The lawsuit from my former abusive church has come and gone and I have been doing some deep thinking — trying to figure out what brought us to that particular church — what made that church appealing to us? I had to acknowledge that this church, like other prior churches, was strongly pro-homeschooling. In fact, if you didn’t homeschool, you may not feel very comfortable there. So, it made me go back further, all the way back to the very beginning — before we started homeschooling and were investigating. What I have discovered is alarming: patriarchal teachings that are often times abusive, parenting styles that are often abusive, and ideas completely outside of mainstream Christianity are going on in the homeschool movement.
My husband and I have been married 27 years and have 7 children from 25 yrs down to our 6-yr old “caboose”. We have always homeschooled. We have always believed that this was the best choice for our family. We have been to many churches due to my husband’s military service and job changes. Many people have influenced us in our homeschooling, parenting, marriage, and our Christian life journey and right now, I am angry. I am angry about what I have discovered looking over our marriage, looking at our parenting styles over the years, looking at decisions we have made, looking at people who influenced us — people we trusted to be godly, like-minded and who wanted the best for their children and families.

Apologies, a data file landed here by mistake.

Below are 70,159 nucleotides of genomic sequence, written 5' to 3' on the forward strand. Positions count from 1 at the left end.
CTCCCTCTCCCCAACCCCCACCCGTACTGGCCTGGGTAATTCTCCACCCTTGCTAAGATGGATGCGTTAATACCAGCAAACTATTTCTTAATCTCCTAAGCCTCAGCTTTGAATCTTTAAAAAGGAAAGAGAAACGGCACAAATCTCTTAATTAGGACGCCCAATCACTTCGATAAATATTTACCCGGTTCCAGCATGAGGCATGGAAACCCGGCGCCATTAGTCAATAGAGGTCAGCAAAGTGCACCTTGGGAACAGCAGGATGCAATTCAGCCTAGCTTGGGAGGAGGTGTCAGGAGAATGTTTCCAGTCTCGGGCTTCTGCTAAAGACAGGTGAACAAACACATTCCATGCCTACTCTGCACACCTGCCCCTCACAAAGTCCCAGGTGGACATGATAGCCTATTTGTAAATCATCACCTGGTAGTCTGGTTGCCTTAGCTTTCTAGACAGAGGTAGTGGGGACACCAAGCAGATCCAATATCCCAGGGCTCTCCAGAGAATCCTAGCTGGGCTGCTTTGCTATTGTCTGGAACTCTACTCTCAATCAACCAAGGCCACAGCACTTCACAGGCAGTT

If you have not been connected with the homeschool movement and click on some of these links, you might say: ”Um, yea, you drank the Kool-Aid long ago.” If you’ve been in the homeschool movement, you will probably be nodding along and can reminisce with me. I will take you on a wild journey going back through what I have experienced or seen in the past couple decades as a homeschooling mom. Here is a sampling, and not in any order, of the kinds of influences, beliefs, philosophies, practices we dealt with or were familiar with among the homeschooling movement over the years: